Dark leafy greens are packed with vital nutrients for a healthy pregnancy. Calcium, iron, vitamin C, and folate are only a few essential nutrients you will find in these nutrient-dense foods.

Check out this Kale Salad with Quinoa (see here) to boost greens alongside some healthy fats and protein.

Foods to Avoid in Your Pregnancy Diet

When discussing diet and pregnancy, the focus often lies on the “foods to avoid” list. While some foods and beverages should be avoided during pregnancy, others may be consumed occasionally or cooked in a particular way for you to enjoy. Here, we’ll dive into the foods to avoid during pregnancy and some of the research behind the recommendations.

Deli meat and soft cheese

Deli meats and soft cheeses such as blue cheese and brie have the potential to contain listeria. Although rare, listeriosis has been associated with an increased risk of miscarriage and stillbirth.17 Avoiding soft cheeses throughout pregnancy and heating deli meat sandwiches until steaming hot (165 degrees Fahrenheit) can help decrease your risk of listeriosis.

High mercury-containing fish and seafood

Mercury is a well-known neurotoxin that can build up in your bloodstream during pregnancy which could cause damage to your baby’s developing brain and nervous system.18 While all fish contain some levels of mercury, large fish such as king mackerel, swordfish, shark, and tilefish contain the highest levels and should be avoided. White (albacore) tuna contains moderate levels of mercury and should be limited to 6 ounces per week or less.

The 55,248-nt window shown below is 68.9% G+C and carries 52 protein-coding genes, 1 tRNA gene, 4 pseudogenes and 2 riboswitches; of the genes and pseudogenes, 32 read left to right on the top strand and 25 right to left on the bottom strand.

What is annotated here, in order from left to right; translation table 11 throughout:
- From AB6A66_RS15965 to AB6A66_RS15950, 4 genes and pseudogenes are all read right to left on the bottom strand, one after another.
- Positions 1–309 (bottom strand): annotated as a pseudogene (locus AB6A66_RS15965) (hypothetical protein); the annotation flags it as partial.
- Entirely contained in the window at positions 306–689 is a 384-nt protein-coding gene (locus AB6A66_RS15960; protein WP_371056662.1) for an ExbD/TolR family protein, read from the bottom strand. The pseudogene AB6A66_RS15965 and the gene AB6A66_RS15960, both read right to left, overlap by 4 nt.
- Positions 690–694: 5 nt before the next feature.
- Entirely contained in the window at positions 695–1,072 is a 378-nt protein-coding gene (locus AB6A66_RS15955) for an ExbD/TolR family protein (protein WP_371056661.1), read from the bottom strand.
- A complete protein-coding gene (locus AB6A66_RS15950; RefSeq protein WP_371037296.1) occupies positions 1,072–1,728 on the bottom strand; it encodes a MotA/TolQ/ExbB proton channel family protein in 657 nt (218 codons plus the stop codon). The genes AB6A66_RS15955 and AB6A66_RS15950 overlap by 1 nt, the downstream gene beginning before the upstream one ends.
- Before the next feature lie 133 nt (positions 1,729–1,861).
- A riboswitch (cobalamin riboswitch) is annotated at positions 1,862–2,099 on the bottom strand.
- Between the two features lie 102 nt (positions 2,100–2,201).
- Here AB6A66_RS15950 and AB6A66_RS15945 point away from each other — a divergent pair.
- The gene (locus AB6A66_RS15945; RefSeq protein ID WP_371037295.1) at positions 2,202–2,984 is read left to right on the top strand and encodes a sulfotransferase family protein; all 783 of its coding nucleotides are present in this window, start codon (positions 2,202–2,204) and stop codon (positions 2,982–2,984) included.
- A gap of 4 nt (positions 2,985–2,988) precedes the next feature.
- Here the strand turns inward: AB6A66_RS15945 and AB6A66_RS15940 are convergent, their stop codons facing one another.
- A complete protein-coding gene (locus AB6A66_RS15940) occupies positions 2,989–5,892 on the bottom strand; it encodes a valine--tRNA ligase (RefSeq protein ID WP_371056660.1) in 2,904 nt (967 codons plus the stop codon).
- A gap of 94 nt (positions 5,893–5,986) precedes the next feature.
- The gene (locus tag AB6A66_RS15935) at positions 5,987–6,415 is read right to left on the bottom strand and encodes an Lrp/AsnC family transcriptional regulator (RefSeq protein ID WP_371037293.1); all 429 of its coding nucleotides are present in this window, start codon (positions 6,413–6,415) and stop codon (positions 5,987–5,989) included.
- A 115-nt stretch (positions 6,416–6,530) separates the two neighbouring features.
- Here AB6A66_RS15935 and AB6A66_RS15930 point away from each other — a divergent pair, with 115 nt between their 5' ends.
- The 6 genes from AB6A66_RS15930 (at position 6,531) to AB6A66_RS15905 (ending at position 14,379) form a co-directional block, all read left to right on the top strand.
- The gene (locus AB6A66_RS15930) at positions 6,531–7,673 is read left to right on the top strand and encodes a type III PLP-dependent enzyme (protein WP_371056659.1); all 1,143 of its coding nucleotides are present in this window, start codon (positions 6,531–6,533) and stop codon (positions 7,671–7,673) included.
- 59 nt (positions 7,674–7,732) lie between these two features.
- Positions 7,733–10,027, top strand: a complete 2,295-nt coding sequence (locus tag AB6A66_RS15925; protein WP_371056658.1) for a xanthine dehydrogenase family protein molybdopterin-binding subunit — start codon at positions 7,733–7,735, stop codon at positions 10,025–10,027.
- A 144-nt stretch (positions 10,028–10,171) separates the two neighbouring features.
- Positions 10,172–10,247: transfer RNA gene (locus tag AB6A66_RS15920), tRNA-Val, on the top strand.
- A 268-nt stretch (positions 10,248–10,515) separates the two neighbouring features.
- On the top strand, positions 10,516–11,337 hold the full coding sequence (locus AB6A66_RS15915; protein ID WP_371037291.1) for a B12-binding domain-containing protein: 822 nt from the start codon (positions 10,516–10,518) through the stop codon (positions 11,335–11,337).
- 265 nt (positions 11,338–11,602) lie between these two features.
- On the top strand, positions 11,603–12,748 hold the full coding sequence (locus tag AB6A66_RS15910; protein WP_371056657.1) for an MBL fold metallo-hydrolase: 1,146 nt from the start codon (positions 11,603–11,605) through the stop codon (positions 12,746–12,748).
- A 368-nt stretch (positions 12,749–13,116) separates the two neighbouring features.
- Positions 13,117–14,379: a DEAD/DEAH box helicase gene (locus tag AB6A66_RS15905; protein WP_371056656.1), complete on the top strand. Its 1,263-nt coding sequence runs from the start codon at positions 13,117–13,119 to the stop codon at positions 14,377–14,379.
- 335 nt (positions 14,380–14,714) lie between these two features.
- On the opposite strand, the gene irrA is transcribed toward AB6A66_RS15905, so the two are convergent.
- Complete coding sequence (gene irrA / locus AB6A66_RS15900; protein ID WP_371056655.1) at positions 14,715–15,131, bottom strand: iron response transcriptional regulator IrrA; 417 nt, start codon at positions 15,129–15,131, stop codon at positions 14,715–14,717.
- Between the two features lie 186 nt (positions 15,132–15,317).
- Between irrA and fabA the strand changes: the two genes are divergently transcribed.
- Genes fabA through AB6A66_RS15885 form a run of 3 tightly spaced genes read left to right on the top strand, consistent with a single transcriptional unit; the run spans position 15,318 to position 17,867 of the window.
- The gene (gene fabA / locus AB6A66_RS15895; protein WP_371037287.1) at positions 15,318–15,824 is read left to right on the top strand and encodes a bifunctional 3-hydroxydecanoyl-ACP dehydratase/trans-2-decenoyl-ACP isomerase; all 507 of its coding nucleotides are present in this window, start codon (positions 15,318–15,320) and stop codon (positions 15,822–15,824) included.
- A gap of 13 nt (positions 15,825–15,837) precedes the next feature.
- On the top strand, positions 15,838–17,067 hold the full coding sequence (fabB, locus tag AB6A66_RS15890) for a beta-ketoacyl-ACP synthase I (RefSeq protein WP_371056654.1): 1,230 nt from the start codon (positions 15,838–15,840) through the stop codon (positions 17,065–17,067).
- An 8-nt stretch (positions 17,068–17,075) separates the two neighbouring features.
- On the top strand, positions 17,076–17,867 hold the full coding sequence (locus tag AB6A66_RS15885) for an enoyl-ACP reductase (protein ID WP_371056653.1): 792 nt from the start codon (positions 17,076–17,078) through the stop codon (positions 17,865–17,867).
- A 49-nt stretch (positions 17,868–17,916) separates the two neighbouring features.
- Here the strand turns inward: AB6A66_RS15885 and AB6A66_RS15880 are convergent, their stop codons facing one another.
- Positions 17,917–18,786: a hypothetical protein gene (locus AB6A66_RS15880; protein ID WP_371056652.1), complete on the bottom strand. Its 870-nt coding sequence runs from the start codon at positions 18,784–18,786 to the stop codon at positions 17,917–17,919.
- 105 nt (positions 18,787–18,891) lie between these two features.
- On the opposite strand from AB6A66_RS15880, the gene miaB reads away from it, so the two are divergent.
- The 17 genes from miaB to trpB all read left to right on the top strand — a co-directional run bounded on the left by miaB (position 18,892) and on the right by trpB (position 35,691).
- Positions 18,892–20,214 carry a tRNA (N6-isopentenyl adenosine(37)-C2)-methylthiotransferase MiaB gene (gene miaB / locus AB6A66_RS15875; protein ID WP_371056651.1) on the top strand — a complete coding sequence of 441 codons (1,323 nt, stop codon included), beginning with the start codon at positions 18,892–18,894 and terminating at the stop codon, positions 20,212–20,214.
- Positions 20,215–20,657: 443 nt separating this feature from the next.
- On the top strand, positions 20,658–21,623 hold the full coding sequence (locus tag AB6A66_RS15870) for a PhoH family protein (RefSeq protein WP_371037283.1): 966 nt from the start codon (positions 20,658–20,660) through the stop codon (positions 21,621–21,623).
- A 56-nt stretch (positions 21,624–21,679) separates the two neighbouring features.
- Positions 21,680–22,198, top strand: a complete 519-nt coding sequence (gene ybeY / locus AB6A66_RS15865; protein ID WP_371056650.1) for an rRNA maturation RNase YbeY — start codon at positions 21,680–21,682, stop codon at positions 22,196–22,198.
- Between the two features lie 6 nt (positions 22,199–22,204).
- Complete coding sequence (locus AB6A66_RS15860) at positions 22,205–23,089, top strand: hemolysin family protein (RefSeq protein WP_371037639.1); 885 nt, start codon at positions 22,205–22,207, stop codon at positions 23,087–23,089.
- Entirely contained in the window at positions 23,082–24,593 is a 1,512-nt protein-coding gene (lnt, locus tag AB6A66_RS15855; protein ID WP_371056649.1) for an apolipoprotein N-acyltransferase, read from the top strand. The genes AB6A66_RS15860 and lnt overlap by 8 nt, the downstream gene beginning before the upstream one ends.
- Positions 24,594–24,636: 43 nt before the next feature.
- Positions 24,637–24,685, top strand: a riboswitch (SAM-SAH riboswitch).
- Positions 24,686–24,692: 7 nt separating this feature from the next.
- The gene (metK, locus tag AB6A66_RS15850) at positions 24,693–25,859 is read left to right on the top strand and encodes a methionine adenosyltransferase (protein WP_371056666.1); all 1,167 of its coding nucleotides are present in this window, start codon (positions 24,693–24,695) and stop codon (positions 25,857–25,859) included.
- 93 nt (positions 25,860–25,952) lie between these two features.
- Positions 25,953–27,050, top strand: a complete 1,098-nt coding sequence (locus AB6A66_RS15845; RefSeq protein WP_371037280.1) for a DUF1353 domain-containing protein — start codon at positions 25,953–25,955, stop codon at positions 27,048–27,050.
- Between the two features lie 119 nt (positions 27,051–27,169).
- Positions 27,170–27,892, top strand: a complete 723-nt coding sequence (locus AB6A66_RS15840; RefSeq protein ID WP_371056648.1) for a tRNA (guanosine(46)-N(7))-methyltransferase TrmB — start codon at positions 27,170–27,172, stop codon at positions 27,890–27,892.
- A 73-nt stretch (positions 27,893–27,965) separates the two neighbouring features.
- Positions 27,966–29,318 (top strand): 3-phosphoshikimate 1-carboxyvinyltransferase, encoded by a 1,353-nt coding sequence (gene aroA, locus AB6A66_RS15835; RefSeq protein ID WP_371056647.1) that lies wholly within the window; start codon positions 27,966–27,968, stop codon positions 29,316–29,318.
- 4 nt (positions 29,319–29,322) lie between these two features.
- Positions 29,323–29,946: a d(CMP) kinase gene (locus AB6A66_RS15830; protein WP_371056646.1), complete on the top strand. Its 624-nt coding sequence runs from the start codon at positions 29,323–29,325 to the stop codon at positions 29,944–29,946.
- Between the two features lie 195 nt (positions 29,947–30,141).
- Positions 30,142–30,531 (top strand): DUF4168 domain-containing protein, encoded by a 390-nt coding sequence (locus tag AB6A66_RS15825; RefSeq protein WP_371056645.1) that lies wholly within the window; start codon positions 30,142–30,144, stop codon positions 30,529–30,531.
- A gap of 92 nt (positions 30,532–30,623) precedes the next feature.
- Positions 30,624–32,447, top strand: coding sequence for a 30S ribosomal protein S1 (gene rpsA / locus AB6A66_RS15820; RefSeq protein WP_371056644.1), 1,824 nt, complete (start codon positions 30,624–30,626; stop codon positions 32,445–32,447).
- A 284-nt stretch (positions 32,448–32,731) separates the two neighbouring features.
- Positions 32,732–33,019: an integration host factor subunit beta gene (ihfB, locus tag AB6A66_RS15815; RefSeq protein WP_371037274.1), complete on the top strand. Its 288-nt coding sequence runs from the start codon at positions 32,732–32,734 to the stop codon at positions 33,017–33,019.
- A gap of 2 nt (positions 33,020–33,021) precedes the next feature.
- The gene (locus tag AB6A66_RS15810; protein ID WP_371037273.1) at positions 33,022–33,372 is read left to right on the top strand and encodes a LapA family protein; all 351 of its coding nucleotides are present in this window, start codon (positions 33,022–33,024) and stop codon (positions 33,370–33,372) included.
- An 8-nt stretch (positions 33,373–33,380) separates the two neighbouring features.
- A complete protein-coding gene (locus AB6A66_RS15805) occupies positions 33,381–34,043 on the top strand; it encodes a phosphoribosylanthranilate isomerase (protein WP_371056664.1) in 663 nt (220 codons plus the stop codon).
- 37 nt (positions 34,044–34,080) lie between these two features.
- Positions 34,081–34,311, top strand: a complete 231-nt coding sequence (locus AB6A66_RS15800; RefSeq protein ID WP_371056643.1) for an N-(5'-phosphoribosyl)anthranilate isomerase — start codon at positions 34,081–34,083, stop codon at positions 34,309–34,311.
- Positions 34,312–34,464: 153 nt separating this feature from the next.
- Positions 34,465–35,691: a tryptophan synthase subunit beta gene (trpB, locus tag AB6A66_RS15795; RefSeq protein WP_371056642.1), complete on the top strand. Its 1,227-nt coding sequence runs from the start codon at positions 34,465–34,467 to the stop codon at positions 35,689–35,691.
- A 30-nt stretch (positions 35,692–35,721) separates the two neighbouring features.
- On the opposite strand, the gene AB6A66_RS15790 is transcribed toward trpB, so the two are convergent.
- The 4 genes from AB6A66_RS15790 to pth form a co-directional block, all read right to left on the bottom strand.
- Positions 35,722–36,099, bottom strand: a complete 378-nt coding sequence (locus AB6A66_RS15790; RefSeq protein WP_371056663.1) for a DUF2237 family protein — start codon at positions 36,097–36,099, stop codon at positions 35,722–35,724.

Sushi and raw fish

Sushi, raw fish, and uncooked shellfish have the potential to carry parasites and other harmful bacteria which cause foodborne illnesses.19 During pregnancy, women are at an increased risk for foodborne illnesses due to a lessened immune system.20 Foodborne illnesses during pregnancy may cause an upset stomach, nausea, vomiting, diarrhea, or severe health problems such as miscarriage, premature delivery, or stillbirth.

Raw eggs

Eggs are one of the most common causes of Salmonella infection.21 It is recommended to avoid raw or undercooked eggs during pregnancy, including foods that often contain raw eggs, such as mayonnaise, Caesar dressing, cookie dough, and cake batter. Enjoy your eggs scrambled or fried and your cookies and cakes baked!

Unpasteurized Milk and Fruit Juice

Although full-fat dairy products can provide a variety of essential nutrients during pregnancy, it is important to avoid unpasteurized products as they can potentially contain harmful bacteria. Eat only pasteurized milk, cheese, and fruit juice during pregnancy.

Caffeine